Rio Tinto names Jakob Stausholm CEO after Aboriginal cave blast crisis

Mining giant Rio Tinto has named chief financial officer Jakob Stausholm as its next chief executive officer.

Mr Stausholm, who joined the miner in 2018, replaces outgoing CEO Jean-Sebastien Jacques, who resigned in the wake of the company’s disastrous decision to blow up a 46,000-year-old Aboriginal heritage site at Western Australia’s Juukan Gorge earlier this year.

Danish executive Jakob Stausholm will be the next chief executive of Rio Tinto.
Danish executive Jakob Stausholm will be the next chief executive of Rio Tinto.

The decision to appoint the Danish-born, London-based Mr Stausholm as CEO defied analyst and shareholder expectations that Mr Jacques’ successor would most likely be from outside the company, and an Australian citizen.

Following the Juukan Gorge disaster, the dual-listed Anglo-Australian company’s board has been under heightened pressure from investors and politicians to forge a closer bond with Australia, the country that accounts for the majority of its earnings.


Prior to joining Rio Tinto, Mr Stausholm held senior roles with A.P. Moeller-Maersk, facility service provider ISS, Statoil and Royal Dutch Shell, where he worked for 19 years in roles spanning Europe, Latin America and the Asia-Pacific.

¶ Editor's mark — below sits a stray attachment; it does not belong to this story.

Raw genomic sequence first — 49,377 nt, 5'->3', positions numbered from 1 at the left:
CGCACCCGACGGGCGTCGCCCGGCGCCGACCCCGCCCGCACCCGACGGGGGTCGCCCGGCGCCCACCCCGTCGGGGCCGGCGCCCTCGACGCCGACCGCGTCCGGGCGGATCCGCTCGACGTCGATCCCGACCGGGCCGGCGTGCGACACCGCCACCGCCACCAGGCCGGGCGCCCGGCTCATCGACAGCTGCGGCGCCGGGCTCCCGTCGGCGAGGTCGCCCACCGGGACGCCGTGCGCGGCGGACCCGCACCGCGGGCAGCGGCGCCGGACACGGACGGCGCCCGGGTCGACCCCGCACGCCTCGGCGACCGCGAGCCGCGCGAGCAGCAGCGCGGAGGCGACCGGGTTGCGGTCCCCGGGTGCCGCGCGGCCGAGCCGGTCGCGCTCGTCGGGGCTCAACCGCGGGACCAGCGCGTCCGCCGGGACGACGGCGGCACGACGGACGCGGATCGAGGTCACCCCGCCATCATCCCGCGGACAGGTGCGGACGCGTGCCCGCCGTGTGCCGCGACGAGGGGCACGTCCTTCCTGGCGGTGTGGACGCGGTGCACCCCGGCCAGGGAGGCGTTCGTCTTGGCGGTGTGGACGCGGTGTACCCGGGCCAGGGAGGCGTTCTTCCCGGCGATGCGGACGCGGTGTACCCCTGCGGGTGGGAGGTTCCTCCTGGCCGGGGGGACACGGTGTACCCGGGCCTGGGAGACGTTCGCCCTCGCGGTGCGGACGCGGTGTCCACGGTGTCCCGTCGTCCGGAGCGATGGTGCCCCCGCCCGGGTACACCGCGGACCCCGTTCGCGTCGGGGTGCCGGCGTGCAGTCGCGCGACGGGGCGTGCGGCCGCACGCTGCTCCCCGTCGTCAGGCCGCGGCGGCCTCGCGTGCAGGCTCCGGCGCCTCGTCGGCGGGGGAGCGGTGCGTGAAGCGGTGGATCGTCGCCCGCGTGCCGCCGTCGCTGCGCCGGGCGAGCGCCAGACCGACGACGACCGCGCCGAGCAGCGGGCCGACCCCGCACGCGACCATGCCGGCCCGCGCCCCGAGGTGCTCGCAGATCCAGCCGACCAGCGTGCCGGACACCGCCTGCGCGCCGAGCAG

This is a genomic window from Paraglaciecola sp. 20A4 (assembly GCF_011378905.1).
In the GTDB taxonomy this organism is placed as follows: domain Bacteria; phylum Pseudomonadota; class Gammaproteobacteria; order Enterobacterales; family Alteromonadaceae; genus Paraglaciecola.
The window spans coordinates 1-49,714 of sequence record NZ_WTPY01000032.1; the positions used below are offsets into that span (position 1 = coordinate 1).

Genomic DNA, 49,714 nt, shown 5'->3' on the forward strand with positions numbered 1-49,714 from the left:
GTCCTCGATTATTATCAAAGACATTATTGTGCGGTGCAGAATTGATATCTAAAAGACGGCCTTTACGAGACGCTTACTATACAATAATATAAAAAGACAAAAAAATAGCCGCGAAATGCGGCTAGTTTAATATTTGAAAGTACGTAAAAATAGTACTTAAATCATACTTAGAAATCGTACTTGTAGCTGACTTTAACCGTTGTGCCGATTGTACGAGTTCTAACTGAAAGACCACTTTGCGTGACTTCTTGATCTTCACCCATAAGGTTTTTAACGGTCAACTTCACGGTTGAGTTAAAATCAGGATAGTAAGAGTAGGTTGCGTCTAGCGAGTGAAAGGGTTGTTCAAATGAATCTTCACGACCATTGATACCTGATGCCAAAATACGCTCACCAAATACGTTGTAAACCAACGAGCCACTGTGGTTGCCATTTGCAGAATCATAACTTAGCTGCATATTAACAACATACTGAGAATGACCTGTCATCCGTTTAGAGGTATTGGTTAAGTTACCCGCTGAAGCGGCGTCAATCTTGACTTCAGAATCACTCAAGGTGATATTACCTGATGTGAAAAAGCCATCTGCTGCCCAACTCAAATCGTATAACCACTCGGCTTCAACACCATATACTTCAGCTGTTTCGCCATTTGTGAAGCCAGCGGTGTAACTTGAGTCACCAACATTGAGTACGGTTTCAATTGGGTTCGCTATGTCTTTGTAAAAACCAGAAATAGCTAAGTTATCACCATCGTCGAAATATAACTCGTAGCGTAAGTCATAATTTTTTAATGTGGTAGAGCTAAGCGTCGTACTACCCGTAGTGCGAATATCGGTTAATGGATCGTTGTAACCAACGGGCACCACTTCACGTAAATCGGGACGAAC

Rio chairman Simon Thompson said Mr Stausholm’s strategic and commercial expertise, strong values and a collaborative leadership style were “ideal qualities for our next chief executive”.

“Jakob has already made a significant contribution to the performance of the group in his role as chief financial officer,” he said. “He has a proven track record as a senior executive with deep industrial and resources experience spanning strategy development and technology, as well as financial and risk management.”

The departure of Mr Jacques, announced by the board in September, followed months of escalating pressure from Aboriginal groups, top shareholders and government leaders over Rio Tinto’s destruction of the Juukan Gorge site, where two culturally significant rock shelters had evidence of continual human occupation tracing back at least 46,000 years.

The board said at the time that Mr Jacques, 48, would stay on as CEO until the appointment of his successor or until March 31, whichever was earlier.

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